History 10a, 10b Will Likely Not Be in Core

A proposal to offer History 10a and 10b as part of the Core Curriculum has met with opposition from a key subcommittee, eliminating virtually any chance that the plan will be adopted.

"At this moment, it seems to me quite dead," a member of the Historical Study subcommittee on the Core said yesterday.

The subcommittee has sent the proposal back to the History department for changes, but subcommittee members offered little hope that even a revised version could pass.

They've submitted so many new proposals," said one subcommittee member, who requested anonymity.

History Department Head Tutor James Hankins and Krupp Foundation Professor of European Studies Charles S. Maier co-authored the proposal, which was submitted to the Historical Study subcommittee on the Core last semester.

History 10a and 10b are survey courses in Western history.

The proposal would incorporate the two one-semester classes into the Historical Studies Core offering providing students the opportunity to take a more comprehensive introduction to the discipline, professors said.

"From what I understand, the students want courses that are broader in scope," Hankins said.

"I feel sorry for these poor guys in chemistry or physics who are going to take two history courses in their lives and they are forced to take some microevent--the emergence of basket-weaving in Tibet in the ninth century or something like that," he added.

But questions of whether and how to integrate the survey classes into the Core curriculum have temporarily grounded the proposal.

"There are serious issues about whether or not this would be in the Core," said Maier, who is a member of the subcommittee and also one of the current teachers of History 10. "There are all sorts of questions raised: the A credit, the B credit, whether or not the course is to be construed as a survey.

Maier did not participate in the subcommittee meetings on his proposal.

When asked if the issue was now dead, Susan Lewis, director of the Core program, said: "That was my perception."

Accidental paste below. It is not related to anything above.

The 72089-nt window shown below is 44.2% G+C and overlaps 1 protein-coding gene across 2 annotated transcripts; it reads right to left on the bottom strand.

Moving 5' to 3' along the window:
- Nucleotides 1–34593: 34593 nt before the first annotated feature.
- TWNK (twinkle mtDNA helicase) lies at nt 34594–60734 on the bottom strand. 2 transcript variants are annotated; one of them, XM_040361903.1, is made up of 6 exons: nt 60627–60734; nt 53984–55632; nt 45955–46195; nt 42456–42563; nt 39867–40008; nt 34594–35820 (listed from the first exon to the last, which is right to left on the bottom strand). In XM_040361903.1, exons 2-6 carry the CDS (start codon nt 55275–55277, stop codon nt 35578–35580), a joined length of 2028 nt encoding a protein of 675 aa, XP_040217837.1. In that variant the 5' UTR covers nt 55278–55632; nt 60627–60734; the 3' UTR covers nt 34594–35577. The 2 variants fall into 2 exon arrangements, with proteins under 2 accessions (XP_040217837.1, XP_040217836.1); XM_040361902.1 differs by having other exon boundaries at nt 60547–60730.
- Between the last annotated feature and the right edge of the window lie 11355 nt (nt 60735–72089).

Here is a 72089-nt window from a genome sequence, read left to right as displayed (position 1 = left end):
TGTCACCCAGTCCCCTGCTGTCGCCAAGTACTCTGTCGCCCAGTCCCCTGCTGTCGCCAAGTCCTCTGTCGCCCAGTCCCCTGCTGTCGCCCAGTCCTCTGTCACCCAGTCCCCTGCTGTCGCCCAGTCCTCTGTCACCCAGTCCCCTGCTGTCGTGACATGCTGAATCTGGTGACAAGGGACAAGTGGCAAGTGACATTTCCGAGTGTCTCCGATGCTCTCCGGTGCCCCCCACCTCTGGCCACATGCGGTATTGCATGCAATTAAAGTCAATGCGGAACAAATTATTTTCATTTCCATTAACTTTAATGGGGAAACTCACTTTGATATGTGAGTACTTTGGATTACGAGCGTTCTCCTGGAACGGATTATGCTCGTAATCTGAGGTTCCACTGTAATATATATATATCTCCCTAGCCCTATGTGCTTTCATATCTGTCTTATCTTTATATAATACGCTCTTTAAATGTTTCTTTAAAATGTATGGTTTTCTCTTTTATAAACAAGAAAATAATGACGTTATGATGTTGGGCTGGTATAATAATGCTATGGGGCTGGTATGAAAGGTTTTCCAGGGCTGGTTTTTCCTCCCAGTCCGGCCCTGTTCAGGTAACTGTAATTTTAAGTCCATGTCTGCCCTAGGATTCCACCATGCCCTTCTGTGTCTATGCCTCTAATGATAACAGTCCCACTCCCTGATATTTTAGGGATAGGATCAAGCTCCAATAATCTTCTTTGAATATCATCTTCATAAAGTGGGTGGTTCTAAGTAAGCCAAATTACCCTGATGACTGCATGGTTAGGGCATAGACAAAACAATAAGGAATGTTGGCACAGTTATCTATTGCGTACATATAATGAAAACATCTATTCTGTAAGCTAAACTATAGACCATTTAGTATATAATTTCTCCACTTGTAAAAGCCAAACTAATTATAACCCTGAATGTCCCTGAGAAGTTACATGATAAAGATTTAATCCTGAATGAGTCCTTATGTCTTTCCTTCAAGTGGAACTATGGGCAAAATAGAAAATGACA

The professors' proposal was endorsed by theUndergraduate Council with near-unanimous consentin October.

Council members N. Van Taylor '96-95 andRandall A. Fine '96 co-sponsored the resolution.

But the faculty's failure to support themeasure has left Taylor angry, he said yesterday.

"It's dead in the water," he said. "I'm notsure who killed it."

The subcommittee's rejection means the proposalwill not be considered by the standing committeeon the Core, which canceled its February meeting.

"The meeting of the committee was canceledbecause of lack of business," Dean of the FacultyJeremy R. Knowles said in an interview Tuesday.

Lewis, who sets the agendae for the standingcommittee on the Core's meetings, said she had notincluded the history proposal because thesubcommittee had never approved the matter.

"It wasn't forwarded to be on the agenda fromthe Historical Study subcommittee," Lewis said.

Subcommittee members explained they had seriousreservations about the appropriateness of thecourses as Historical Studies offerings.

But the History Department could still havetime to get the proposal through the subcommittee.No subcommittee members have specified a deadline.

"They've just submitted a new proposal thisweek," said William E. Gienapp, a member of thesubcommittee. "We had talked about a previousproposal and asked for revisions."

"I'm going to try one more time," said Hankins."If they keep rejecting it, I'm not going to keepmy banging my head against it."

History Department Chair Thomas N. Bisson saidthe department continues to support includingHistory 10a and 10b as part of the Core.

"We're certainly still thinking in thatdirection," he said.

Sarah J. Schaffer contributed to thisreport.